Egyptian protesters have torched a police station in Port Said as US Secretary of State John Kerry landed in Cairo to push for political leaders to reach a consensus following contested elections.
A 500-strong mob threw stones and petrol bombs, setting the police station on fire before blocking fire engines from approaching the blaze, the interior ministry said. Witnesses said police used tear gas and plastic bullets to subdue protesters.
The protests began outside the station after two men were injured when a police truck hit them during earlier clashes in the city, where a general strike has now entered its third week.
Meanwhile, one person was killed and dozens injured in overnight clashes between police and protesters in Mansoura, in the Nile Delta, according to security officials.
Clashes have erupted across the country as the stalemate between Islamist President Mohamed Morsi and the secular-leaning opposition drags on. The opposition has ratcheted up the pressure on the president by declaring a boycott of next month's election.
Opposition leaders including former International Atomic Energy Agency chief Mohamed ElBaradei rejected invitations to meet Kerry, and condemned the US stance of opposing their electoral boycott.
National Salvation Front leader Hamdeen Sabahi said he and ElBaradei rejected Washington's call to reconsider its boycott, and had turned down invitations to meet Kerry in Cairo.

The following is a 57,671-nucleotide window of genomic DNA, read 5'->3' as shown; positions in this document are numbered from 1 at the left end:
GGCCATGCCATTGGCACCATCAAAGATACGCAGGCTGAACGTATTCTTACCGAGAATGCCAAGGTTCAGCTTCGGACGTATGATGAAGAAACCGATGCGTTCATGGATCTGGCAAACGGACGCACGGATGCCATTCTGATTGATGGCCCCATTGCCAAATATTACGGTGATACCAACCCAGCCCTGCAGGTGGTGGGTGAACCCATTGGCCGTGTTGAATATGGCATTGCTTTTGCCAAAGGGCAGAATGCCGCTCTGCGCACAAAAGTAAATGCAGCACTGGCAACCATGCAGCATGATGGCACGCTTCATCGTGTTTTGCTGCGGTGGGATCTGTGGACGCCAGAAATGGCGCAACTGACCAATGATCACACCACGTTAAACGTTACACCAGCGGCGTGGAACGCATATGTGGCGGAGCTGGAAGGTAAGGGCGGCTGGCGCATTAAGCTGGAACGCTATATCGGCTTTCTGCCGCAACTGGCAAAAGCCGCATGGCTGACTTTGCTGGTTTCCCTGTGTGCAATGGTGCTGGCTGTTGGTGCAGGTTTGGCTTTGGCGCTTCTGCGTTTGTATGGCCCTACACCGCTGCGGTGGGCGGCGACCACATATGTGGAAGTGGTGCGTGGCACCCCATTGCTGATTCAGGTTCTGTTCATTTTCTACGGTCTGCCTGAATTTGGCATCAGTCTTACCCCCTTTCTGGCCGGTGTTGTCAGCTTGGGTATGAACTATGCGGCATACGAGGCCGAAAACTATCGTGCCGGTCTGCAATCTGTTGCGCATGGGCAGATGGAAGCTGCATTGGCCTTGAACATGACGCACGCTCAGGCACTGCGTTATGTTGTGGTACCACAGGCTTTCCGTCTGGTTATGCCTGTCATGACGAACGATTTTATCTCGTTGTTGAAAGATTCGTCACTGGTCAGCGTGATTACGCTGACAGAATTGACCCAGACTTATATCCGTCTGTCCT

"I received an invitation and turned it down, and Dr ElBaradei received an invitation and he turned it down," Sabahi told ONTV. "We want to send a message that we reject American pressure."
An aide to Egypt's former foreign minister Amr Mussa, another NSF leader, said Mussa also refused to meet Kerry, but would send a lower-ranking representative in his place.
"We see there is no way we can participate in the election," said the aide. "This is an NSF decision, and the unity of the NSF is our number one priority."
US State Department spokesman Patrick Ventrell said: "The secretary is looking forward to his visit to Cairo to see what we can do to help the Egyptian people in terms of their democratic aspirations and looking at some of the economic challenges they have. We're a friend of the Egyptian people, and he looks forward to meeting a variety of Egyptian interlocutors from a variety of walks of life."
The NSF had demanded guarantees of electoral transparency as a condition for their participation, and has criticised US support for Morsi.
A number of NSF members backed Morsi in last June's election against Ahmed Shafiq, the last prime minister to serve under ousted leader Hosni Mubarak. But they now accuse Morsi of betraying the democratic uprising which overthrew Mubarak in early 2011, and sidelining liberals and Christians.
In a phone call to Morsi last week, US President Barack Obama welcomed the Egyptian president's commitment to represent all Egyptians, but encouraged him to find common ground with the opposition.
US officials said Kerry would be pressing Egypt to adopt the reforms necessary to qualify for a $4.5bn International Monetary Fund loan package.